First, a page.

It’s not the end of the Hobby Lobby saga, but really the beginning of a new chapter: the Tenth Circuit Court of Appeals has reversed a lower-court ruling that prevented the company from seeking an injunction against the contraceptive mandates of ObamaCare on conscience grounds. From a Reuters report:
A divided 10th Circuit found that Hobby Lobby and its smaller sister operation, Mardel, a Christian-oriented bookstore and educational supply company, have a right to religious freedom under federal law.
Five of the nine judges found that the company met at least some of the requirements needed to win temporary protection from the mandate while their lawsuit proceeds in court.
“Because the contraceptive-coverage requirement places substantial pressure on Hobby Lobby and Mardel to violate their sincere religious beliefs, their exercise of religion is substantially burdened,” a majority of the judges concluded.
The appeals court sent the case back to the district court in Oklahoma to consider several additional factors that Hobby Lobby must prove to obtain temporary shelter from the mandate, including whether an exemption would serve the public interest.
This ruling will spare Hobby Lobby from the $1.3 million in daily fines it was about to start paying, beginning next week. If they succeed in obtaining relief from the ObamaCare mandate, it would be a landmark achievement, since conscience waivers have thus far been restricted to religious institutions, but not for-profit companies run by people of faith. The Associated Press looks at the ramifications of today’s decision:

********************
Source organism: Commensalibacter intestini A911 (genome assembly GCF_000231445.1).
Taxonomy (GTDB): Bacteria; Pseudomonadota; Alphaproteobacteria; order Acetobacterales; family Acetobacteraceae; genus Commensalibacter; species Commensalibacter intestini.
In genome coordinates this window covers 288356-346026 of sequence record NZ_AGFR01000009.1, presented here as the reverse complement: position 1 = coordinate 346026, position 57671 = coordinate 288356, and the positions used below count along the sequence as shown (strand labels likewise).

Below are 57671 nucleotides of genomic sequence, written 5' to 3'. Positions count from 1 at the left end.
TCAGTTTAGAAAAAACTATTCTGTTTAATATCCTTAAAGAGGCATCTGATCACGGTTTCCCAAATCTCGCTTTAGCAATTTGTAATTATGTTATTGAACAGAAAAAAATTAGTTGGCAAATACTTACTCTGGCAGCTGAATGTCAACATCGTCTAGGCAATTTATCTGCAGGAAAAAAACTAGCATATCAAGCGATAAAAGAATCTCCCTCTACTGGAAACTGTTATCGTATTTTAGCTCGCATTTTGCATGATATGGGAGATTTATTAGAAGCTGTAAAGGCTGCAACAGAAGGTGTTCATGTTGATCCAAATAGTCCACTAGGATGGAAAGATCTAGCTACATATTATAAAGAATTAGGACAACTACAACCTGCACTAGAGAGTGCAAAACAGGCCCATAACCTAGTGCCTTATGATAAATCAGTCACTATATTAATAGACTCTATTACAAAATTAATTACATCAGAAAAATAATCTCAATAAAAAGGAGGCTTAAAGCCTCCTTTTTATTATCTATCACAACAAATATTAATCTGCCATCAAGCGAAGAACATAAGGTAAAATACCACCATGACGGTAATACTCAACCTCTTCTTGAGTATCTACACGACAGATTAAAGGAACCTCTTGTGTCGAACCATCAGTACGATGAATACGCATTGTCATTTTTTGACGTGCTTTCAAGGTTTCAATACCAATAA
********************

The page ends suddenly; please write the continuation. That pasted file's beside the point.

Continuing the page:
“Sincerely religious persons could find a connection between the exercise of religion and the pursuit of profit,” the judges wrote. “Would an incorporated kosher butcher really have no claim to challenge a regulation mandating non-kosher butchering practices?”
More than 30 businesses in several states have challenged the contraception mandate. Hobby Lobby and a sister store – Christian booksellers Mardel Inc. – won expedited federal review because the chain would have faced fines Monday for not covering the required forms of contraception.
The U.S. Department of Justice has argued that allowing for-profit corporations to exempt themselves from requirements that violate their religious beliefs would be in effect allowing the business to impose its religious beliefs on employees.
Lawyers for the Green family called the ruling a “resounding victory for religious freedom.”
The Greens “run their business according to their Christian beliefs,” said Emily Hardman, spokeswoman for the Washington-based Becket Fund for Religious Liberty, which represents Hobby Lobby.
Americans United for Separation of Church and State said the judges were wrong to say Hobby Lobby had a case.
“This court has taken a huge step toward handing bosses and company owners a blank check to meddle in the private medical decisions of their workers,” executive director Barry Lynn said in a statement. “This isn’t religious freedom; it’s the worst kind of religious oppression.”
Refusing to pay for other people’s contraceptives is “meddling in their private medical decisions” now. Collectivism leaves little room for individual conscience, or responsibility.
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